When I got Orson in 2000, we were both in bad shape. The 2-year-old border collie was excitable and aggressive. I was living (unhappily) in northern New Jersey, writing (unhappily) about media and technology. I had few interests outside my family, and I had few friends.
Five years later, almost everything about my life was different. I was writing (happily) about dogs, animals, and rural life, living (happily) on a 110-acre farm in upstate New York. Orson had become my beloved sidekick. We were always together, day and night. His arrival had sparked the best and most important change in my life.
But he was still troubled. I'd tried every tactic from sheepherding to acupuncture to calm him, and I'd had considerable success—I thought. But in the spring and summer of 2005, for reasons that weren't clear, he suddenly became aggressive and bit three people. The following is adapted from A Good Dog: The Story of Orson, Who Changed My Life, published this week.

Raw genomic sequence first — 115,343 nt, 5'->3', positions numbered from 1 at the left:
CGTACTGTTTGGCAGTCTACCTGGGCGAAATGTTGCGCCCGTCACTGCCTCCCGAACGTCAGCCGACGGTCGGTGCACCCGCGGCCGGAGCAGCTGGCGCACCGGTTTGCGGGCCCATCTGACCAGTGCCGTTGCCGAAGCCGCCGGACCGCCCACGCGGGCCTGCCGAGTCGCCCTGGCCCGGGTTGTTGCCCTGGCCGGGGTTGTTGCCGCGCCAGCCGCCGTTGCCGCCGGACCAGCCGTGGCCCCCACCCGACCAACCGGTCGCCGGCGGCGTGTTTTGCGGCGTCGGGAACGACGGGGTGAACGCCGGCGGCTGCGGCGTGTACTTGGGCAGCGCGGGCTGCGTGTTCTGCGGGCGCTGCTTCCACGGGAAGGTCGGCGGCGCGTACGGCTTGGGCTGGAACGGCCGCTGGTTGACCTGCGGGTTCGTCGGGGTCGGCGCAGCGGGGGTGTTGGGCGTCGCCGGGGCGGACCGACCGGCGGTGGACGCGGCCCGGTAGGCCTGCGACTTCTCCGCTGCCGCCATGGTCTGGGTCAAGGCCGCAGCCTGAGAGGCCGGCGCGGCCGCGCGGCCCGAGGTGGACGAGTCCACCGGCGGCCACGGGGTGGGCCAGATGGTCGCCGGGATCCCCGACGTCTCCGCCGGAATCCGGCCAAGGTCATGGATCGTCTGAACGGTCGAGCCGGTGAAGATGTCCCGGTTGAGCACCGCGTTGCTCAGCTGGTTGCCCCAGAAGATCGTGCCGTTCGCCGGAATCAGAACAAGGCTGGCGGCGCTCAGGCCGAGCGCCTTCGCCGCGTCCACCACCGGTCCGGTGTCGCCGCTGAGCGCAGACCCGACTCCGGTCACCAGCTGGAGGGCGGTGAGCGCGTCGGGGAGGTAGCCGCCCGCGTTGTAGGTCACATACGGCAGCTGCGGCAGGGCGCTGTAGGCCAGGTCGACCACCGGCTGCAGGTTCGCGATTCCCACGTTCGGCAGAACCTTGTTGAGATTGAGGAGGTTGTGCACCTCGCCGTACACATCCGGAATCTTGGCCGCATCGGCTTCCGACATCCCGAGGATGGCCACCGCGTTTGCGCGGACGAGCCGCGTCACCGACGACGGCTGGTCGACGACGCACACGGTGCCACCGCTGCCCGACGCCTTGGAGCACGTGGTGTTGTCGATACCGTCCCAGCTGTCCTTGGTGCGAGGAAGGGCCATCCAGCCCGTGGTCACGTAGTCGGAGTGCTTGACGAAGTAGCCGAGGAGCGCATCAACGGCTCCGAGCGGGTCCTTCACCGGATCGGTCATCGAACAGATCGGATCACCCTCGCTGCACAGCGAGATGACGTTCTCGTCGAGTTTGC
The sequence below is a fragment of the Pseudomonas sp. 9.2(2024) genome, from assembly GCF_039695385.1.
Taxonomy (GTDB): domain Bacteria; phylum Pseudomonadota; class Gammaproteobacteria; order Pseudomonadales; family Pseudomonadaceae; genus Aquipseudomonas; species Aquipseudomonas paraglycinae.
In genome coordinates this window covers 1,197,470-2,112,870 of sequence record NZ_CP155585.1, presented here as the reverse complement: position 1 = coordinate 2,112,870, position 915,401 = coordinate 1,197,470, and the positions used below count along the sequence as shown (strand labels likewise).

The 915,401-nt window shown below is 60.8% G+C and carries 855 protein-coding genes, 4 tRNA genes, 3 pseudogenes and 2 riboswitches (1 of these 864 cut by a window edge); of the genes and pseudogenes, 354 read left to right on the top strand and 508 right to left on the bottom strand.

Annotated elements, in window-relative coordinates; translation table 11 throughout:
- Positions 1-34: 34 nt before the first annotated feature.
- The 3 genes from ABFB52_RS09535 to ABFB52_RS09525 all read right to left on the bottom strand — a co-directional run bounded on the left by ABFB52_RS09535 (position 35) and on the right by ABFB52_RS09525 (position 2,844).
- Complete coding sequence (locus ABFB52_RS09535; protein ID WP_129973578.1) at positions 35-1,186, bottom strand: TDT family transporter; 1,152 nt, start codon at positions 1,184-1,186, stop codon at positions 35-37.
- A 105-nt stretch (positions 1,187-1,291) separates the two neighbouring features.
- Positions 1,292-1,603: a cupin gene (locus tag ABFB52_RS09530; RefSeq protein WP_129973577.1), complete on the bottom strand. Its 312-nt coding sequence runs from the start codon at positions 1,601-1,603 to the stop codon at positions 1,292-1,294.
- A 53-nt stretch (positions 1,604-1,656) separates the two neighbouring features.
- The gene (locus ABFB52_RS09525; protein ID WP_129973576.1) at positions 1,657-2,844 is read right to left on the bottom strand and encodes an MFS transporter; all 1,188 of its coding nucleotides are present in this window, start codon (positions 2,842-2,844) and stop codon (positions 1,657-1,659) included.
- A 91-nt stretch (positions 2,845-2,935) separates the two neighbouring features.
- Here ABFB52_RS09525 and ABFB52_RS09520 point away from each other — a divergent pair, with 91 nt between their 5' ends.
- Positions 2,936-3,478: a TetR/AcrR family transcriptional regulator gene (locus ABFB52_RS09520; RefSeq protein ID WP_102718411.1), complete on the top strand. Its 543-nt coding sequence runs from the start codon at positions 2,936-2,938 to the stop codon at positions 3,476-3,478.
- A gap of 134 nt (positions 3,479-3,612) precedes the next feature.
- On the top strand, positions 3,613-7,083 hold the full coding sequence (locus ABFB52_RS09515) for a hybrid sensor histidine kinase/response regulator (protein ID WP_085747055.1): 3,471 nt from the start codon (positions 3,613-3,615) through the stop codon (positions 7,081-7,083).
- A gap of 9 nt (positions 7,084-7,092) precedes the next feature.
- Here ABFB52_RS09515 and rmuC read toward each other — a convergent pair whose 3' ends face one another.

I had four choices.
I could build a more secure kennel for Orson behind the house, away from traffic and visitors.
I could find a more isolated and peaceful home for him, where fewer people visited to alarm him.
I could take Orson to a veterinary school like Cornell's for more sophisticated testing—MRIs, brain scans, further blood work—to make certain that no medical issue (a tumor, for example) was causing his violent behavior.
I could take him to my vet and have him killed.
The next morning before dawn, Orson and I rode up on the ATV to see Sirius, the Dog Star. I brought a piece of toast for breakfast. I sat munching on it, tossing Orson bits and scratching him under his chin.
Dogs, dogs. One day he's biting somebody's neck, the next morning he's sitting on the hilltop with me, gentle as a kitten.
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